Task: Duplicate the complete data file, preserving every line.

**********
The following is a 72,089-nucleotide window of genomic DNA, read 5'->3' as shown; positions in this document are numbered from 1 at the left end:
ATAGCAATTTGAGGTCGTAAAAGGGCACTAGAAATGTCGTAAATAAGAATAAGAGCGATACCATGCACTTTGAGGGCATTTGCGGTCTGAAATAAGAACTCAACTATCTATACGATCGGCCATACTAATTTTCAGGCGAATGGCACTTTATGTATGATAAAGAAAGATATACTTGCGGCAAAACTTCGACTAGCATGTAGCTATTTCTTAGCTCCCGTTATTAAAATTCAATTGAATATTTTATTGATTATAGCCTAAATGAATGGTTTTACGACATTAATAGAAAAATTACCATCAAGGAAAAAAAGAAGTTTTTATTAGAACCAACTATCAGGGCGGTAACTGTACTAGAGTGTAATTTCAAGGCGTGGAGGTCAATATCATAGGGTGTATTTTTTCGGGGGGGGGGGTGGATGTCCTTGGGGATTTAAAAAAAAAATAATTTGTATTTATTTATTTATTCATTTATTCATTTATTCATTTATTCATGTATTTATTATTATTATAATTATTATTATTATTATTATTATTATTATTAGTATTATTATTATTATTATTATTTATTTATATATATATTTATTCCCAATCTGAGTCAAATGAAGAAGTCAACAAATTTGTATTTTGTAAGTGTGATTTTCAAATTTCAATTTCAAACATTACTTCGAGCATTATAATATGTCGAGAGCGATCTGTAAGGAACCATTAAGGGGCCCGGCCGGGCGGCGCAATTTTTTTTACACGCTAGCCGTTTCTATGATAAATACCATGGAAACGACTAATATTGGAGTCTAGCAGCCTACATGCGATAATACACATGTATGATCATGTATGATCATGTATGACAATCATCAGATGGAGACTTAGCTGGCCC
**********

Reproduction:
The following is a 72,089-nucleotide window of genomic DNA, read 5'->3' as shown; positions in this document are numbered from 1 at the left end:
ATAGCAATTTGAGGTCGTAAAAGGGCACTAGAAATGTCGTAAATAAGAATAAGAGCGATACCATGCACTTTGAGGGCATTTGCGGTCTGAAATAAGAACTCAACTATCTATACGATCGGCCATACTAATTTTCAGGCGAATGGCACTTTATGTATGATAAAGAAAGATATACTTGCGGCAAAACTTCGACTAGCATGTAGCTATTTCTTAGCTCCCGTTATTAAAATTCAATTGAATATTTTATTGATTATAGCCTAAATGAATGGTTTTACGACATTAATAGAAAAATTACCATCAAGGAAAAAAAGAAGTTTTTATTAGAACCAACTATCAGGGCGGTAACTGTACTAGAGTGTAATTTCAAGGCGTGGAGGTCAATATCATAGGGTGTATTTTTTCGGGGGGGGGGGTGGATGTCCTTGGGGATTTAAAAAAAAAATAATTTGTATTTATTTATTTATTCATTTATTCATTTATTCATTTATTCATGTATTTATTATTATTATAATTATTATTATTATTATTATTATTATTATTAGTATTATTATTATTATTATTATTTATTTATATATATATTTATTCCCAATCTGAGTCAAATGAAGAAGTCAACAAATTTGTATTTTGTAAGTGTGATTTTCAAATTTCAATTTCAAACATTACTTCGAGCATTATAATATGTCGAGAGCGATCTGTAAGGAACCATTAAGGGGCCCGGCCGGGCGGCGCAATTTTTTTTACACGCTAGCCGTTTCTATGATAAATACCATGGAAACGACTAATATTGGAGTCTAGCAGCCTACATGCGATAATACACATGTATGATCATGTATGATCATGTATGACAATCATCAGATGGAGACTTAGCTGGCCC